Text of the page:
From Wordpress to Jekyll
In my very first blog post, I rambled a little about choosing between a static site generator and a blogging CMS. I said how it doesn’t matter whatever tool I decided to use, and went with Wordpress in the end. Today, I’ve fully migrated my humble little blog to Jekyll.
So why switch?
- My overarching principles for designing and building things is speed and simplicity. It affects my choice of tools as well.
- Worrying about outdated Wordpress plugins is inane.
- Having a database for a simple blog is overkill. Besides, storing blog posts in a database may not be such a good idea.
- As a web developer, I live in a text editor and the command line.
- I ♥ Sublime Text.
- I tried to make my life easier by using TinyMCE (yet another plugin) and custom styles to append classes. I quickly realized that it made no sense.
- Markdown is fast.
- I got up and running with Jekyll in 10 seconds. Jekyll new site, Jekyll serve. No more messing with Vagrant! (I still use it for other projects though)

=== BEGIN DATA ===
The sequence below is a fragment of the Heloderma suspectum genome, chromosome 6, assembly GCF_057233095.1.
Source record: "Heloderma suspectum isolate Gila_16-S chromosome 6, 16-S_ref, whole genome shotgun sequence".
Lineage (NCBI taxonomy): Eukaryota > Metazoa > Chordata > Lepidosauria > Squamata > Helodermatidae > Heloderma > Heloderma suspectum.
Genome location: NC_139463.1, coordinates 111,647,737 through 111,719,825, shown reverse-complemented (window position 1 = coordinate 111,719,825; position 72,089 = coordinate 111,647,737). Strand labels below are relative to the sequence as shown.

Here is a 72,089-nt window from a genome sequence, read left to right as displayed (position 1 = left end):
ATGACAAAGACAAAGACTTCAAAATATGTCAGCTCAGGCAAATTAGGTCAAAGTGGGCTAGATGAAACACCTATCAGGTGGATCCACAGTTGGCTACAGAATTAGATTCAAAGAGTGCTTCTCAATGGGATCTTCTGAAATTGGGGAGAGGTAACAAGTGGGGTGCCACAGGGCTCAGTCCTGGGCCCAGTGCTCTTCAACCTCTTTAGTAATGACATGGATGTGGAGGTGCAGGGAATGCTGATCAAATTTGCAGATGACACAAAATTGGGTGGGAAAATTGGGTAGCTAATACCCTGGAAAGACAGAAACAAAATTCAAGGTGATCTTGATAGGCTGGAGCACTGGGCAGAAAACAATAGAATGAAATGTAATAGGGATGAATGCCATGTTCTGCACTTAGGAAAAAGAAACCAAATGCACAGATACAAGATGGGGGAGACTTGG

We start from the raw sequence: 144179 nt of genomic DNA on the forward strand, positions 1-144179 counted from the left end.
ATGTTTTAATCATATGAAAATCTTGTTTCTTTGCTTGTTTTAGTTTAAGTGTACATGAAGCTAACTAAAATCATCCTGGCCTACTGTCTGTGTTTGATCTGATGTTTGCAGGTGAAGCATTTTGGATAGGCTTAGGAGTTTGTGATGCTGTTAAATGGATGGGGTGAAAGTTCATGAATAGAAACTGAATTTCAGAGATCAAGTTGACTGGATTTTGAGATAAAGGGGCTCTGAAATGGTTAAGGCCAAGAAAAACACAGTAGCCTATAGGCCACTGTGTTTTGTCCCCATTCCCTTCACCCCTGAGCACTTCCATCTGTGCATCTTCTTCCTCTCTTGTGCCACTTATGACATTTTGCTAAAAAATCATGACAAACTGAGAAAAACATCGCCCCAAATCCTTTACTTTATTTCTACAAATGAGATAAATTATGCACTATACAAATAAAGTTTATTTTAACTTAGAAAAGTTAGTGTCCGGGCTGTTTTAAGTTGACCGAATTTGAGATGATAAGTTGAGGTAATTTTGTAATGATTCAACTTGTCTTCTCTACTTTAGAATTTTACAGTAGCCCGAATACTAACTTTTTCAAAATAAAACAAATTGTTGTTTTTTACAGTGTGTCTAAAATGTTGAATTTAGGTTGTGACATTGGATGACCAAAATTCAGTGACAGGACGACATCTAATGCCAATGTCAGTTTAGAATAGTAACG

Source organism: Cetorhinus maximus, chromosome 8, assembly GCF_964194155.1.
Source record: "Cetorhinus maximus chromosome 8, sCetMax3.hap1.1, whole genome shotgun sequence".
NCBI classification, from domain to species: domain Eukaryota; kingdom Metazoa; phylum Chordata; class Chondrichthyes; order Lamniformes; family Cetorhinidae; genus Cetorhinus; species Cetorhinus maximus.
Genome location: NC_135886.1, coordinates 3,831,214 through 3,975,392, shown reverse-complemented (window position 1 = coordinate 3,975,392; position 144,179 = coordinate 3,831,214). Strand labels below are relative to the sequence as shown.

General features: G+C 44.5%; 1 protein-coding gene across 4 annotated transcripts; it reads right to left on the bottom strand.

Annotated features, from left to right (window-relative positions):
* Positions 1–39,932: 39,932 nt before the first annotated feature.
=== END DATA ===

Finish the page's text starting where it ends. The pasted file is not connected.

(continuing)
- Site deployment is so much simpler.
- Sick and tired of jumping through hoops just to include files. wp_register_script(), wp_enqueue_script(), maybe try a plug-WHAT?
I had a little bit of anxiety when I thought about wiping my Wordpress installation off the server. So glad I did. Writing is fun again; I’m almost done with my next post.
Of course, not everything is nice and rosy with the switch. I was absolutely spoilt by Wordpress and Yoast for Taxonomy and SEO management. If you’re thinking of switching over to a static blog as well, consider these resources for a smoother transition:
- Simple Jekyll search - Alex Pearce
- Custom Meta Info with Jekyll - Dave McNally
- Critical-path CSS - Addy Osmani